Some kids love it, some hate it and some are in between those feelings when it comes to the start of another school year.
I was far from a straight-A student but I always loved the first day back. You catch up with all your classmates, anticipate what the new teachers will be like, maybe show off a new wardrobe.
Part of that wardrobe was usually new shoes. Just about everybody had a nice, spotless, just-out-the-box pair on their feet.
Back then it was basically one pair of shoes, which would have to last you until they basically wore out. That's certainly changed over the years. I can tell as I look at my 13-year-old son Westley's collection of about eight or more in the corner of the room.
"I need all of them," he told me. "This is my running pair for cross country, these are my baseball spikes, this is for school, these are what I wear up to the barn, these are for hot days ..."
I pointed and asked, "What about those over there?"
"Those are to wear around the house," Westley quickly answered.
"Couldn't you wear any of those other ones around the house?" I responded.
"No, geez Dad," he said.
OK, I'm an idiot. Sigh.
When I was young it was basically a family adventure to go out and buy new shoes, the most anticipated trek was to prepare for the return to school.
We would all hop in the car and my dad would drive us from Masontown over to Republic where we'd go to see Charlie and Gene Angeloni. They were friends of the family and Charlie owned Angeloni's Shoe Shop, which sat on the first floor of their house. It was a place that seemed to be straight out of a movie set to me. There were shoes stacked all around and aisles that went back into the building with countless shelves rising up to the ceiling.
My brother, sisters and I usually had plenty of time to explore as my dad would always discuss current affairs and other topics with Charlie, who always had many war stories to tell (he was a WWII veteran), and my mom would often talk to Gene, a former teacher.
Charlie's laugh was one of a kind. An infectious, staccato, "Ah-ha-ha-ha-ha!" You couldn't help but laugh along with him when he laughed. Even now I smile when I recall the way he would tell a joke or a story.
Walking through and around the store was like a fun house at a carnival for us. Some corridors were dark and mysterious, others were bright, each had a slightly different shoe smell.
The wide variety of footwear in the place was incredible. There were shoes of all shapes, sizes and colors. Dress shoes, work shoes, sneakers, basketball shoes and boots, for men, women and children ... just about anything you could imagine putting on your feet.
My favorite section of the place was one you won't see at any shoe stores nowadays. It was Charlie's work area where he would repair or make alterations to old or new shoes. There were spinning types of abrasive wheels, an over-flowing container of glue, big shoe stretchers, leather and other materials, cutting shears and scissors, needles and laces.
It was fascinating to me.
When it was my turn to select my shoes it was always a long process. I wanted a comfortable, but cool looking, pair that the kids would envy, and my dad wanted something that would last a good long time without being overly expensive. We'd sort of barter with each other until we agreed on a pair.
Different trips ended up with different sneakers. There were mainly Converse when I was younger, but other big-name brands made there way into Charlie's shop as the years went by. Some companies came and went, others are still around today.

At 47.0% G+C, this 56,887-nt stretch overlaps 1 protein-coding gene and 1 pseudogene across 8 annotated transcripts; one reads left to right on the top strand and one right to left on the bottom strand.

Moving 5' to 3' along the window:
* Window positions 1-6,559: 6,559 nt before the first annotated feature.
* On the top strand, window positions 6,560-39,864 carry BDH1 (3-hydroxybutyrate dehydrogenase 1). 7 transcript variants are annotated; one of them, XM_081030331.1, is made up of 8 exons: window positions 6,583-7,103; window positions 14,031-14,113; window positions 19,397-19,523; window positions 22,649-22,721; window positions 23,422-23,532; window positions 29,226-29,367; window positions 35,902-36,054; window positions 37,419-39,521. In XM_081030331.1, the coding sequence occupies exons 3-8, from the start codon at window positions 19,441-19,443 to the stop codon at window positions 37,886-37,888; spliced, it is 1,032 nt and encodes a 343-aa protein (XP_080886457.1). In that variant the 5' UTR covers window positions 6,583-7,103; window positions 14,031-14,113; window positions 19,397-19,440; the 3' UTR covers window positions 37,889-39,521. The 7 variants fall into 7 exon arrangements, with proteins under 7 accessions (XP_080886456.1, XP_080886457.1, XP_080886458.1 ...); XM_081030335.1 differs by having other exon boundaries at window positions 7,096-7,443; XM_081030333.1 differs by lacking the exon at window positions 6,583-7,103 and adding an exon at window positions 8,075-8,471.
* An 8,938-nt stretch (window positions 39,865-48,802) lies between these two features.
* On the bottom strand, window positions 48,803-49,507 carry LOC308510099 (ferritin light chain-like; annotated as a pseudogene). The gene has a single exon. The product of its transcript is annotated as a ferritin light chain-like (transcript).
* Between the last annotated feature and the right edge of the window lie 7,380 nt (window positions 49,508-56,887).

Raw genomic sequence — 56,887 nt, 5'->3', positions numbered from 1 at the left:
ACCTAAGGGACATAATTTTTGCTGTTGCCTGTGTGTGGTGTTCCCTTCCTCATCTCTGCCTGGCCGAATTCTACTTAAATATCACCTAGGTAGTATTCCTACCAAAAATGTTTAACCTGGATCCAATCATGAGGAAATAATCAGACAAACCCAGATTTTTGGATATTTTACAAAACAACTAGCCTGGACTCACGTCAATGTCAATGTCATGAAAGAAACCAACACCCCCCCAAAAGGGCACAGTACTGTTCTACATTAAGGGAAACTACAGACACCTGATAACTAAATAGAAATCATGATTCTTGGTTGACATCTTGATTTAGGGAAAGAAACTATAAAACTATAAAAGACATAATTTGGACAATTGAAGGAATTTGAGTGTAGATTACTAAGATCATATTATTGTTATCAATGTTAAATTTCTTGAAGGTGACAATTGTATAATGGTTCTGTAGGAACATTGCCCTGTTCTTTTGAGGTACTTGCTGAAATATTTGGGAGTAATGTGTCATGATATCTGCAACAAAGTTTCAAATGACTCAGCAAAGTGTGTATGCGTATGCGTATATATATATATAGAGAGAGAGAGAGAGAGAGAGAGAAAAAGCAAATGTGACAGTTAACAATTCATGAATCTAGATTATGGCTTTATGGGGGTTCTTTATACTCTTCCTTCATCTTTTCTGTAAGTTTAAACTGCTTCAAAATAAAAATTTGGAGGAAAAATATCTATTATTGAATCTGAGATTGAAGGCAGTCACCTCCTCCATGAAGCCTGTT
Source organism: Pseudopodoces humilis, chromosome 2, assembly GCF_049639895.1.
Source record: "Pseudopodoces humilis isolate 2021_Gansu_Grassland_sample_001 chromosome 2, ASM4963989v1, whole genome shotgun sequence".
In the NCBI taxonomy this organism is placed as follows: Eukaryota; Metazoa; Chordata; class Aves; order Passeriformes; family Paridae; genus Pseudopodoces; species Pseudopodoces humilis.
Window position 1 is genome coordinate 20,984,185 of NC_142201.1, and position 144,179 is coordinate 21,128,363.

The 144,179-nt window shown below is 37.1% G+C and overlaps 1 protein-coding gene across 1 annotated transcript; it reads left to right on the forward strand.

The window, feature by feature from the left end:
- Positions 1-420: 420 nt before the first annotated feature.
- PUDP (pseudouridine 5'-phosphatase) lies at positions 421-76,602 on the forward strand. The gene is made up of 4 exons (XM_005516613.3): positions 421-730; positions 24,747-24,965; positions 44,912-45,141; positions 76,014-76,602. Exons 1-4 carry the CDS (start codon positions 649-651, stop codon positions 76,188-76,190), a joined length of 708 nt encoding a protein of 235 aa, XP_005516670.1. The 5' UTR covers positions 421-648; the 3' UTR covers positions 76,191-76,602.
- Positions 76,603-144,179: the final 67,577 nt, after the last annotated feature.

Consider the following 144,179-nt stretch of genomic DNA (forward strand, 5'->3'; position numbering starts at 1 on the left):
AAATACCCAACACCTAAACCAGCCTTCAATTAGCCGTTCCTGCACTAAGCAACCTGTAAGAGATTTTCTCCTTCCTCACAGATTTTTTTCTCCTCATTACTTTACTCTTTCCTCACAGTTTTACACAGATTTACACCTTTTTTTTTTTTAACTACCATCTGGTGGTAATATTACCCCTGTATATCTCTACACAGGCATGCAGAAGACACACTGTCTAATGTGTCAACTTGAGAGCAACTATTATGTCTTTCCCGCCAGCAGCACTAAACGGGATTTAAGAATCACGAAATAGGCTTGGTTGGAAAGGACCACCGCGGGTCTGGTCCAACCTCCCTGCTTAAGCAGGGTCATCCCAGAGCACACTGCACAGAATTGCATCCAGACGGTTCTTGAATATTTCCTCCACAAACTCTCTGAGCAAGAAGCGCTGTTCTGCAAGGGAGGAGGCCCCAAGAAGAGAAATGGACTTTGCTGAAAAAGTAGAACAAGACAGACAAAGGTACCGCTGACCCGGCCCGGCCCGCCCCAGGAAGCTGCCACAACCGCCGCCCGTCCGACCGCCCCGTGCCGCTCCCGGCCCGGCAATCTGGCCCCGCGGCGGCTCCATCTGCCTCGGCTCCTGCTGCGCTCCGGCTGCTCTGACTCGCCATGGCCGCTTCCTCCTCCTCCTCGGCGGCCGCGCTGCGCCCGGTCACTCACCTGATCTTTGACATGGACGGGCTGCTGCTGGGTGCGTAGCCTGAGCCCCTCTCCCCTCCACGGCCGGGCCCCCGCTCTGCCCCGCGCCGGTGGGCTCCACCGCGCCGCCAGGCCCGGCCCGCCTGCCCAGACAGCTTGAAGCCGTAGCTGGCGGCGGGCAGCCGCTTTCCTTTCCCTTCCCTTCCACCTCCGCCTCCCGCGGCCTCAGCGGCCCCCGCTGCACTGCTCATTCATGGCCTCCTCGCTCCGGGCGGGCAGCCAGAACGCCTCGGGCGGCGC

I was extremely excited one year to score a pair of Bart Starr shoes which I thought were really neat, plus I always loved the Green Bay Packers star quarterback.
I would become attached to certain brands or styles and seek them out on multiple occasions. One year I bought a pair of high-top Pony sneakers, one of the most comfortable shoes I ever put on my feet. I loved them and wore them everyday.
The tread eventually wore down drastically and on a December trip to Angeloni's for our annual Christmas visit with the couple and their daughter Rachel, I sought out a new pair.
Charlie told me he was out of those. The saddened look on my face must have caught his attention, because he looked at me then told me, "Let-ta me see those," and I took off one of the old pair I was wearing and handed it to him. "Hmmm. I tel-la you what, you leav-a them here, I fix-a them for you," he told me in his thick Italian accent.
Fix them, I thought. How? But I left them with him. My dad made a trip back there the next week and returned with my shoes, with an entirely new tread on the bottom. Charlie had removed the old sole and replaced it.
I was amazed and elated.
Eventually another place that sold shoes opened in Republic, Gus's Sporting Goods, owned by Gus Cardarelli, and it became one of the most popular stores in Fayette County for years. Countless boys would come to school proudly sporting shoes from Gus's.
I would shop there for other sports items, but usually stuck with Angeloni's for my shoes.
After awhile Angeloni's and Gus's and similar places faded away and were replaced by the name brand stores that dominate the market now.
Charlie died in 2001 and Gene, who was a an extremely intelligent former language teacher at Redstone High School, died in 2003. Rachel married Paul Lesako and the two own Paul M. Lesako Funeral Home in Carmichaels. They had a daughter, Gina Rose, who is a Geibel Catholic and Kent State graduate, and is now married and living in Ohio with her husband and a child of her own.
Time flies by, but I'll never forget those treks to Angeloni's for shoes and our annual Christmas family get-together there.
Now if I can only find another pair of Pony shoes like I used to have ...
Rob Burchianti can be reached at email@example.com or on Twitter (@rvburch).